Entitled “Growth, Carbon, and Trump: State Progress and Drift on Economic Growth and Emissions `Decoupling,’’’ the new analysis offers an important perspective on where continued climate and energy progress may be able to come from at a moment of great uncertainty at the federal level.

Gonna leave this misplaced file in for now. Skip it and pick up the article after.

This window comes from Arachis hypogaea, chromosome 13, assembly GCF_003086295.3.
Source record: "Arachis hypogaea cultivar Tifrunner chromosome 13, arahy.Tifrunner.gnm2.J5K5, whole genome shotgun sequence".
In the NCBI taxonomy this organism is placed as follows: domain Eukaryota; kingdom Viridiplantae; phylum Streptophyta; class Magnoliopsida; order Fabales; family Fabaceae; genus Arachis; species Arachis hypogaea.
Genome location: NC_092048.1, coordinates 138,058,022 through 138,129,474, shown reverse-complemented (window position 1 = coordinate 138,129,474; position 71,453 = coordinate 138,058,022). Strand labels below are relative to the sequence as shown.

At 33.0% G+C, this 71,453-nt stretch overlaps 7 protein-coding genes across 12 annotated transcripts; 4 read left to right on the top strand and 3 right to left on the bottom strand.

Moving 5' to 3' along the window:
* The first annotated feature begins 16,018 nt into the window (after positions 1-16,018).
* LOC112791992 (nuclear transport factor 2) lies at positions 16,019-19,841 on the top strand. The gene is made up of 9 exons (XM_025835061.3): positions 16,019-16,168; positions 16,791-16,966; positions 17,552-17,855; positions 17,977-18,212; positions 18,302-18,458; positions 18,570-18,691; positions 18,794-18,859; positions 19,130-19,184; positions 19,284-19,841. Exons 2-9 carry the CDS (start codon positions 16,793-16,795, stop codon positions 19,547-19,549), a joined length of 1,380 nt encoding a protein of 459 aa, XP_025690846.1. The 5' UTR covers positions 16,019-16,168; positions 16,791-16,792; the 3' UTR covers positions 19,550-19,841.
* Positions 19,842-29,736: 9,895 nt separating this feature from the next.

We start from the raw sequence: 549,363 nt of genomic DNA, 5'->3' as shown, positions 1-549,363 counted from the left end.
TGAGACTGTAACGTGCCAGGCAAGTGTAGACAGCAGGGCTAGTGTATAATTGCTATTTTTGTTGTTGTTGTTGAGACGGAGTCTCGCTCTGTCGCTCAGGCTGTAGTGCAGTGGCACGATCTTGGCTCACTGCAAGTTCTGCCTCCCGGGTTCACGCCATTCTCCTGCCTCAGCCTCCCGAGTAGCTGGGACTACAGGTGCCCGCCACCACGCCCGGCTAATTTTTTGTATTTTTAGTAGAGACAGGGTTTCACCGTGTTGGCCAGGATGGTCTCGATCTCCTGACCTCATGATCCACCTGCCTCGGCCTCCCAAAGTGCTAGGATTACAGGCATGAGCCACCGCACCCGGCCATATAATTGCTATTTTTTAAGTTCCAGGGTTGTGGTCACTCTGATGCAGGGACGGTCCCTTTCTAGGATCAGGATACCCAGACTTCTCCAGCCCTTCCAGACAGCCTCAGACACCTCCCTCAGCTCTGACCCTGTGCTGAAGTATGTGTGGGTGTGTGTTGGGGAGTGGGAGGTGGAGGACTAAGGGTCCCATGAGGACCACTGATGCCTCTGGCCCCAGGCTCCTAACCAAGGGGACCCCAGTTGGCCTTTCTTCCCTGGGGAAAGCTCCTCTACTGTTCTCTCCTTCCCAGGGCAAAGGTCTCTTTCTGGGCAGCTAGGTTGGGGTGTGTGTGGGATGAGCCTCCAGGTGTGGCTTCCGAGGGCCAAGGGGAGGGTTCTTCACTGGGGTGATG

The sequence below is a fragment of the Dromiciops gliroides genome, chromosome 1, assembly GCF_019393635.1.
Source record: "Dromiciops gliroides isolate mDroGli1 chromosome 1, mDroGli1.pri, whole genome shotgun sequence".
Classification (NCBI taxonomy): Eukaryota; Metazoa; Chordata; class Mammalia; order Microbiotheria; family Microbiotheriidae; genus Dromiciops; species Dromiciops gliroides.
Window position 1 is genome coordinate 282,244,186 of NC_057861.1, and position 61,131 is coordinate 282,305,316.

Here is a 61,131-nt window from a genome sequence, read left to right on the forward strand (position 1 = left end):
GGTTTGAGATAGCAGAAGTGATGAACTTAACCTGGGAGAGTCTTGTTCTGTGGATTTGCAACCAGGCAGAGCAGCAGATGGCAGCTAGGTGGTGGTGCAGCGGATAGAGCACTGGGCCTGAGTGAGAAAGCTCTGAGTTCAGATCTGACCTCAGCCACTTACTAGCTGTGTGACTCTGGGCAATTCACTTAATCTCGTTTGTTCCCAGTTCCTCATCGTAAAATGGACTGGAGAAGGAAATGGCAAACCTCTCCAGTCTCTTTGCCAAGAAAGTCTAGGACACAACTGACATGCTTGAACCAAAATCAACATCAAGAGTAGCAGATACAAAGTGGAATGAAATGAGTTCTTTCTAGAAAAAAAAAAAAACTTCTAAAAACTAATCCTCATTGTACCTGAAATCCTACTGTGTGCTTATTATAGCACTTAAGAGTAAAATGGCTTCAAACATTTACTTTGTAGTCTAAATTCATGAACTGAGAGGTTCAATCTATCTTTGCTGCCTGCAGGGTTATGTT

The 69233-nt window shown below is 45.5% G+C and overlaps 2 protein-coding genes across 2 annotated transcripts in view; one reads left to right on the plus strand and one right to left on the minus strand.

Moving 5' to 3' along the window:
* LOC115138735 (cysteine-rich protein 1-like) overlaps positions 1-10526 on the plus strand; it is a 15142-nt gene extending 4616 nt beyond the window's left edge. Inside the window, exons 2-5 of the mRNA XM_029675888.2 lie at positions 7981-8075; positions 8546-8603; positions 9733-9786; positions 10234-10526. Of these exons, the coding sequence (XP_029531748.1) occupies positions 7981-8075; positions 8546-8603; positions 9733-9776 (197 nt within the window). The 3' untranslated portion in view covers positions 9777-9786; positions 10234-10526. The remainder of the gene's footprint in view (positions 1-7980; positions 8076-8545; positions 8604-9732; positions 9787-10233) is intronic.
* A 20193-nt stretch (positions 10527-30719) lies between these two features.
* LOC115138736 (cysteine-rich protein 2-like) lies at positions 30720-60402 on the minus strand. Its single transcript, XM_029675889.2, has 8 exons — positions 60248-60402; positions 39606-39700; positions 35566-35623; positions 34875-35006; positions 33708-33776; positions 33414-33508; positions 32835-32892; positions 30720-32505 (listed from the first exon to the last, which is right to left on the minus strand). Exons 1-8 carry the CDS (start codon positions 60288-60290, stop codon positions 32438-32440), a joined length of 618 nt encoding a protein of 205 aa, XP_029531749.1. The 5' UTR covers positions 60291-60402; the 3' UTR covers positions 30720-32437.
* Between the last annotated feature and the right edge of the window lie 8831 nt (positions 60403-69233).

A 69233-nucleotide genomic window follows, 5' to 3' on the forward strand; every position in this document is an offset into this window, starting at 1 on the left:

With questions swirling about what President-elect Trump will do in Washington, the report argues that state progress on emissions trends matters more than ever, and that it is important to track those trends, understand what is driving them, and consider how progress can be accelerated given the need to dramatically reduce global greenhouse gas emissions by the end of the century. To that end, the new report and graphics provides updated information on state growth and emissions trends; state fuel choices; and needed policy supports. We show that while the replacement of carbon generation in power plants with natural gas has driven substantial progress in the last decade, several other factors—including cheaper renewables and nuclear power—are in play and are producing a varied state-by-state picture. Given that, the report includes some striking visualizations and 50-state data.